Armadillos spread leprosy & other reasons canoodling with cute critters could kill you

© Vanderlei Almeida
Leprosy is on the loose in Florida, thanks to the armored armadillo. Nine people have come down with the disease after coming into contact with the animal. Now wildlife experts are sending out warnings about the risks of cuddling with cute animals.

So far this year, nine people contracted Hansen’s disease, the official name for leprosy, in Florida. It is caused by the Mycobacterium leprae bacteria, which can be found on nine-banded armadillos, Florida Department of Health deputy press secretary Brad Dalton told WTLV. The state normally sees two to 10 cases each year.

All of the affected patients said they came into contact with armadillos, but genetics plays a big role in who contracts leprosy after touching the animals, according to Dr. Richard Truman, acting chief of the laboratory research branch of the National Hansen's Disease Program in Baton Rouge, Louisiana.

"Between Texas and Louisiana and the southern United States, many millions of people have direct or indirect exposure to armadillos every day," he told NPR, noting that 95 percent of humans are completely immune to the illness.

Armadillos aren’t the only animal to watch out for, though.

"All wild animals can harbor infectious agents that are harmful to people," Truman says. "If we leave animals alone and exercise caution, they don't pose a risk to us."

Prairie dogs in Arizona tested positive for bubonic plague in April, with public health officials posting signs near the animals’ burrows to avoid contact after animals appeared to be dying off.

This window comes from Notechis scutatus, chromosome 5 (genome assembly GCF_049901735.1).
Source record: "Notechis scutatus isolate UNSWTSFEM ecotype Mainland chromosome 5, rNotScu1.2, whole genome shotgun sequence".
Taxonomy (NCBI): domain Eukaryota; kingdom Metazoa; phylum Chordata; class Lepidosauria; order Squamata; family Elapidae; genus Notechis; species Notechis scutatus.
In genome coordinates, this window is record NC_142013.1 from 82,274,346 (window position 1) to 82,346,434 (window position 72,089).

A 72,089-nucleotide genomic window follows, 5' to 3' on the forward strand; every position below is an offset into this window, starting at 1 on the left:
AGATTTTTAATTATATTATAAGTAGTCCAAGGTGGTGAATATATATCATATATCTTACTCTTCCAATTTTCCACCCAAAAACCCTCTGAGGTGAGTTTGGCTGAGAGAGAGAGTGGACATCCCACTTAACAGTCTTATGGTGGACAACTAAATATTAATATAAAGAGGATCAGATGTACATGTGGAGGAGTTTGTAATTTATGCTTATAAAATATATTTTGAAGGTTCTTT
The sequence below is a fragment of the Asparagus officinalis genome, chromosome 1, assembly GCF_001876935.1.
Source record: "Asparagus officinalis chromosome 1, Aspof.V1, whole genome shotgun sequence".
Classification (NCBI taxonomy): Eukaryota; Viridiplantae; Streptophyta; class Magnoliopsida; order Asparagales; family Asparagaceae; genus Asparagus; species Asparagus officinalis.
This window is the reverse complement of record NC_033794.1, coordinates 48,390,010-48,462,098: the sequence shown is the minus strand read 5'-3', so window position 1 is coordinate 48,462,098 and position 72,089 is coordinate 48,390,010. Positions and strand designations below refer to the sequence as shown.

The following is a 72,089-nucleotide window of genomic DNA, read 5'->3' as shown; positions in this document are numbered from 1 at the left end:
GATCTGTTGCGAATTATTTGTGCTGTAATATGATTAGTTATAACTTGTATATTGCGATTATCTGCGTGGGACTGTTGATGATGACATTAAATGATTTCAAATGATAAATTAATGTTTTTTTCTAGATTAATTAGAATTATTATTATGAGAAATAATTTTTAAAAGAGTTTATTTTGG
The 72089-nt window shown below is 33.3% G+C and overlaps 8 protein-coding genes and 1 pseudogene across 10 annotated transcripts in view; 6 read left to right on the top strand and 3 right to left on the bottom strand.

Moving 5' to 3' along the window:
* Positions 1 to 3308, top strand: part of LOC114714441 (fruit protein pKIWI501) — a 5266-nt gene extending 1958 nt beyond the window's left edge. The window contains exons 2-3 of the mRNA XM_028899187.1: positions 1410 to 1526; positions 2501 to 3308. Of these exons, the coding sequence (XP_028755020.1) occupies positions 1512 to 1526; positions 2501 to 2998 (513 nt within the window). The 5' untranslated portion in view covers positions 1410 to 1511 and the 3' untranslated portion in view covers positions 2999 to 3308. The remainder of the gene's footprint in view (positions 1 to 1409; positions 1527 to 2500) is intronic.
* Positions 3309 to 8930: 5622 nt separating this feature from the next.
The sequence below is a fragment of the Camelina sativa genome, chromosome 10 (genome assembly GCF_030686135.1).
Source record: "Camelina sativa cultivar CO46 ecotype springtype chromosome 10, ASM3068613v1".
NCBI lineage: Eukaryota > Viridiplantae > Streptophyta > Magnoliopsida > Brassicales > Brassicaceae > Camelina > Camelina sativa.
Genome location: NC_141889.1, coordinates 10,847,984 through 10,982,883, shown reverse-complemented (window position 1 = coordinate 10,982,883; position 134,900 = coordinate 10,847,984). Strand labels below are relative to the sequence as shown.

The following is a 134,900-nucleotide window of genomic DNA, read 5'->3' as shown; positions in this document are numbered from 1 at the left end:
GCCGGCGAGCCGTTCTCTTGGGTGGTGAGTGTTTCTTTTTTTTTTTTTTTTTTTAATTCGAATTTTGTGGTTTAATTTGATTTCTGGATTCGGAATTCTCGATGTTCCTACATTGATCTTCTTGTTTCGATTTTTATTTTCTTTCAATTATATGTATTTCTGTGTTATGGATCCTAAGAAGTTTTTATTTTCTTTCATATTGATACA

Australia’s koalas aren’t so cuddly anymore, with the marsupials facing a chlamydia outbreak that is threatening their population with extinction.

"There are koala populations that have experienced localized extinctions across its home range," koala conservationist Adam Polkinghorne told CBS News in December. He’s working on a vaccine to save the animal from the sexually transmitted disease.

Pets can also be a danger when it comes to spreading disease. There’s a long list of diseases that humans can contract from their household animals ‒ and not all are as well-known as rabies, ringworm, roundworm or cat scratch fever.

In mid-July, the US Centers for Disease Control and Prevention warned people not to kiss or cuddle with their pet chickens, after canoodling with live poultry led to an outbreak of salmonella in the country.

The deadly bacteria anthrax is commonly found in herbivores, according to the Washington Department of Health. People can become infected with anthrax by breathing in anthrax spores from infected animal products such as wool, hides, leather or hair.

Beavers can be to blame for Giardia infections and tularemia, while handling the placenta of livestock can cause brucellosis and Q fever.

And crazy cat ladies can always blame their fascinations with felines on the Toxoplasma gondii parasite, which lives in cats. The parasite, which lives in cats, makes them more attractive to their natural prey, but it can also affect human’s personalities, and may cause schizophrenia in extreme cases, Time reported in 2011.

Up to 10 percent of Americans can carry the parasite ‒ in their brains! ‒ that can also cause toxoplasmosis. However, the disease can cause birth defects if a pregnant woman comes into contact with the parasite, which can often be found in cat feces.